At first listen to Eric Heatherly’s debut album, I immediately thought of early Dwight Yoakam. Then I thought maybe I was simply confusing Dwight’s “Brand New Cadillac” with Heatherly’s opener “Someone Else’s Cadillac.” The similarities soon faded, as the country faded and the rock and roll took over. Heatherly music springs from the Nashville honky tonks that disallow oversized hats and buckles. Heatherly whips out rockabilly-tinged bar anthems from a Bahama-green Stratocaster that demand singing along, bopping, and the occasional twirl around the living room with my wife.
While Swimming in Champagne might wind up filed under country, country it ain’t. It’s pure and simple barroom rock and roll. Even the rather tired and juvenile outsider theme (Rules: “I Just Break ‘Em”) gets good play without feeling too cocky and adolescent. Heatherly is an outsider, but really only in the sense that Nashville is crawling with the worms of cowboy pop and its attendant songwriters, producers, and haberdashers. He’s a Southern rockabilly boy with sideburns, two-tone shoes, and naked girls on his hepcat shirts. But his music rides a fine line between pop, country twang, and high-octane rock and roll. Sometimes Heatherly sounds like the bastard child of the Reverend Horton Heat and George Strait (conceived in Gene Vincent’s barroom). Sometimes he’s Dwight’s little brother. Country or Rockabilly, he loves his whammy bar, which spirals him out of both camps.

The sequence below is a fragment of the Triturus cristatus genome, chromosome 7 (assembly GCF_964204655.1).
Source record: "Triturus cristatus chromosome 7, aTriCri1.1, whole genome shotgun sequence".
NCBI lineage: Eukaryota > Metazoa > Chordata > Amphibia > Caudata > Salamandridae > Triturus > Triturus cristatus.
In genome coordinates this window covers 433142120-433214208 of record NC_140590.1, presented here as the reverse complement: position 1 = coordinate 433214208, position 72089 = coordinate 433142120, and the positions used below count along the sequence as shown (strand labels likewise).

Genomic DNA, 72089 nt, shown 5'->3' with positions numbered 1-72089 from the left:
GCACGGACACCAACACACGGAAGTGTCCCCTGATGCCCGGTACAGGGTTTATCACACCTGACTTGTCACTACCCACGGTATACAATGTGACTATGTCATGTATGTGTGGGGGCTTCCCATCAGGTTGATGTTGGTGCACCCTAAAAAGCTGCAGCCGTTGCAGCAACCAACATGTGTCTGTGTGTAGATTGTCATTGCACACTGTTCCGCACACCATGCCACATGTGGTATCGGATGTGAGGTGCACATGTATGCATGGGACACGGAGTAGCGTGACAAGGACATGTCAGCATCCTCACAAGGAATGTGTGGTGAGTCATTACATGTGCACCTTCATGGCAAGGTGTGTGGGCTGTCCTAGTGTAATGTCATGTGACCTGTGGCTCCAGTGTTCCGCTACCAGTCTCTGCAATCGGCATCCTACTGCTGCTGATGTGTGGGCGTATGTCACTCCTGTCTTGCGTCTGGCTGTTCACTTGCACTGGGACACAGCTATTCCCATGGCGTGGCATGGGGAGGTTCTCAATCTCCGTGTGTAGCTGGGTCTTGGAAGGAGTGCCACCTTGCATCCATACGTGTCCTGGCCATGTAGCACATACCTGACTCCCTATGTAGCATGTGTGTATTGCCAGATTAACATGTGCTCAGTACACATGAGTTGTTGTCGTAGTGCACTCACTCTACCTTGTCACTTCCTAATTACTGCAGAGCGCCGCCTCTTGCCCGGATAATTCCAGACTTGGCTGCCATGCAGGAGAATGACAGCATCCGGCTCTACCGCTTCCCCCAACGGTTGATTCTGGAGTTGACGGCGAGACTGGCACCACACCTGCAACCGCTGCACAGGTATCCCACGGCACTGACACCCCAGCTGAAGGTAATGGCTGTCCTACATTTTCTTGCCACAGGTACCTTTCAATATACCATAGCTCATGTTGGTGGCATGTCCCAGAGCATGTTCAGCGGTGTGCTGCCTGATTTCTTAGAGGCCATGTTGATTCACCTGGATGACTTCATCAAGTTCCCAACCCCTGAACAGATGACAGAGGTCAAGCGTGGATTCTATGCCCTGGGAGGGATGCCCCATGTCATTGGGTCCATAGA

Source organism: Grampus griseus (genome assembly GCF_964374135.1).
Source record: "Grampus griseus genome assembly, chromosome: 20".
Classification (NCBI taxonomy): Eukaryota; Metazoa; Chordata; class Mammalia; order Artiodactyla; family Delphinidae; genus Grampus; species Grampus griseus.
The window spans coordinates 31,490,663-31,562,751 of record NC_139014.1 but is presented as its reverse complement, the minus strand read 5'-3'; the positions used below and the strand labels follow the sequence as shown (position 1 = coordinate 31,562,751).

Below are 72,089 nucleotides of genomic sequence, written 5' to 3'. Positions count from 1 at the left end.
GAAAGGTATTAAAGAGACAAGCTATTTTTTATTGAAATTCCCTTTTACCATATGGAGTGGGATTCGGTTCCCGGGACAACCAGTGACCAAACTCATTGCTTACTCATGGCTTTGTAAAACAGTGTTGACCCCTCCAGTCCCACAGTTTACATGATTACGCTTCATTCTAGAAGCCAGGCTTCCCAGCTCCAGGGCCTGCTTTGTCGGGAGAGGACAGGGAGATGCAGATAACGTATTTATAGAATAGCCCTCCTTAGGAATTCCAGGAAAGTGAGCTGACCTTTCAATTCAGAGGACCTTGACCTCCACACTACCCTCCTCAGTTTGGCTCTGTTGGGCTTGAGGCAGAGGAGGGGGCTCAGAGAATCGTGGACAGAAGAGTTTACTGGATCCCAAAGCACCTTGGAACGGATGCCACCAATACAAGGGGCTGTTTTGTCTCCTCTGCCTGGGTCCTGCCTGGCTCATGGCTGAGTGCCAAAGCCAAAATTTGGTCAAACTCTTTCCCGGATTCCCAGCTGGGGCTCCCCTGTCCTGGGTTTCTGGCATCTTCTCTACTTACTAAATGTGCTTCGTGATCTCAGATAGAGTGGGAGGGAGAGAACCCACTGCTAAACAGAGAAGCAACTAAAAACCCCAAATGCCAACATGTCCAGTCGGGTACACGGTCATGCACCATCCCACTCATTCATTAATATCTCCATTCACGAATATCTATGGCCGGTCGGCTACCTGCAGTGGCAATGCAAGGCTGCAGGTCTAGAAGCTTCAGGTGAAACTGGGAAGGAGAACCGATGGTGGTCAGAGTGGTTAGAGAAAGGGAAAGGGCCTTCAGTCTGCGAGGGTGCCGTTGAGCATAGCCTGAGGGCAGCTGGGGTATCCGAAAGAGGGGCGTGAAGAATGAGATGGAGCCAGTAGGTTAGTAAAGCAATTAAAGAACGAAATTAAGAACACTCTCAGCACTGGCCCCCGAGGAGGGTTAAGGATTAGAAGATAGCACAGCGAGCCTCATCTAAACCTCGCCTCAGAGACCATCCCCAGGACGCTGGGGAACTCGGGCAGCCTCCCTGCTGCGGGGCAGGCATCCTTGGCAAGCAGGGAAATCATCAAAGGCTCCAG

Swimming in Champagne‘s low moments arrive promptly every time Heatherly slows down. “One Night” and the title track “Swimming in Champagne” sent me screaming for the fast forward button. The sappy, sickly sweet, Top 40-ness of this tracks do Kenny G justice—and should have been left to him too. Maybe these tracks might broaden Heatherly’s airplay possibilities, but Heatherly really should stick to his fancy licks and driving beats and lay off the schmaltz. A nice addition to the album comes with Heatherly’s rendition of “Flowers on the Wall.” Without simply copying the Statler Brothers’ outstanding AM classic, he picks up the pace and adds his Stratocaster to the mix.
Throughout the whole of Swimming in Champagne, Heatherly shows all kinds of influences, from Stevie Ray Vaughan’s guitar amplifier settings to Dwight Yoakam’s early boom chukka honky tonk. Heatherly even seems to unconsciously resuscitate bits of Lynyrd Skynyrd. As long as you can program out the slow love songs, you get quite a honky-tonk package with Swimming in Champagne. Like any great bar band, nothing beats the live show. So if this record is evidence of the party at an Eric Heatherly show, bring an extra Jackson when you go.